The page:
El-Erian's Remarks On Winning The Depressionary War And Losing The Post-Crisis Peace
Pimco's Mohamed El-Erian continues to attempt to push for the bond over the equity case, most recently with his just released lecture remarks for the Per Jacobsson Foundation. In it the New Normal economist reconciles, once again for all those who missed it the first few hundred times, just what the New Normal means, and warns about a short-sighted, cyclical response by the international community, being extremely vocal in his critique of the post-crisis response, which is nothing less than a continuation of the emergency measures that prevented what some believe would have been an all out collapse had Goldman and AIG been allowed to fail: "Two years ago, policymakers from around the world gathered here in
Washington, DC and recognized that the world was on the verge of an
economic meltdown. Together they initiated an impressive set of
measures, showing a commonality of purpose, narratives, interests, and
actions. The private sector also responded as companies and households
took steps to navigate the sudden stop in global financial flows. The
war against a global depression was won. History books will report with admiration on the crisis management
phase. Unfortunately, they will be less generous when it comes to the
post-crisis period. Having won the war, industrial country societies are in the process
of losing the peace. Indeed, absent some important mid-course
corrections, industrial countries confront the prospects of low growth;
high unemployment that is increasingly structural in nature; welfare
losses, including a growing number of citizens falling through the large
gaps created by overly stretched safety nets; and a rising risk of
protectionism.This dichotomy between winning the war and losing the peace is an
important one. It points to shortfalls in diagnosis, inappropriate
operational constraints, and the fact that structural and balance sheets
imbalances that were years in the making cannot be overcome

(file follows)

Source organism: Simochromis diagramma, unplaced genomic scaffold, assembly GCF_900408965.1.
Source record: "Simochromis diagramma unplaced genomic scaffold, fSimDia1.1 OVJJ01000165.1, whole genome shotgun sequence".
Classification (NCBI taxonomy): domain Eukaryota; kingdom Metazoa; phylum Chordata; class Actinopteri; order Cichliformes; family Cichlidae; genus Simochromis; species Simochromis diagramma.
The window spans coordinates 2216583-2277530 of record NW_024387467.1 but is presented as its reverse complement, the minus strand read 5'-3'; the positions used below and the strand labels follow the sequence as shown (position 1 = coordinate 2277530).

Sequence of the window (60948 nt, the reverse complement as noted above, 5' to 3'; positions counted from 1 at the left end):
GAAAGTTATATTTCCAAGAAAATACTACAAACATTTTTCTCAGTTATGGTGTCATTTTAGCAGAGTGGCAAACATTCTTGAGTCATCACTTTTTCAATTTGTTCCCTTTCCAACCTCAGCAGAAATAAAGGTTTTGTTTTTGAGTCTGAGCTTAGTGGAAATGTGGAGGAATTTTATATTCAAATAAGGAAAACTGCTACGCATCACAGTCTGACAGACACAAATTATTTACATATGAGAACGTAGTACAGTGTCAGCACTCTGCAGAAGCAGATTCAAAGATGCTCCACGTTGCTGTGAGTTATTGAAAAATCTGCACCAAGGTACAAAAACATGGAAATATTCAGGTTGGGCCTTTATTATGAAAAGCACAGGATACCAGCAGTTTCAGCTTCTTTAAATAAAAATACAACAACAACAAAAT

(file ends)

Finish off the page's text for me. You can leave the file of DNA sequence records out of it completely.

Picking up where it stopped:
From El-Erian's conclusion:
It also reflects an excessive intellectual reliance on shortcuts, including short-term mean reversion. Indeed, an important part of the disappointing post crisis outcomes is due to the high degree of active inertia that dominates industrial countries, including difficulties in shifting from a cyclical mindset to one that also acknowledges issues pertaining to national and global paradigm shifts and debt overhangs.
It is increasingly urgent for industrial societies to move beyond cyclical responses by also taking a longer, more secular view. Multilateral institutions can and should play a more important role in helping to navigate this critical transition. But to translate the possible into the probable, multilateral institutions must step up their efforts to deal with long-standing, well known problems—and do so by going well beyond the currently measured pace.
In closing, we should not forget the insight of the philosopher Lawrence Peter Berra. Mr. Berra, a legendary baseball player and manager—and better known by his nickname “Yogi Berra”—once said “The future ain’t what it used to be.” Let us all hope that the global economy responds to this reality with the required degree of courage, imagination, purpose and steadfastness that it displayed in dealing with the global financial crisis.
Hardly anything revolutionary here, suffice to say that Pimco's agenda to get QE at any and all costs is more than obvious, and continues on Friday's remarks by Bill Gross which have made it all too obvious for all to see, just what the Fed will do on November 3. As always, we will confirm whether the Newport Beach bond manager is once again buying Mortgage and USTs on margin, thus removing any doubt as to what the Fed may have leaked, and will do.
Full video can be seen below, while El-Erian's full speech is linked here.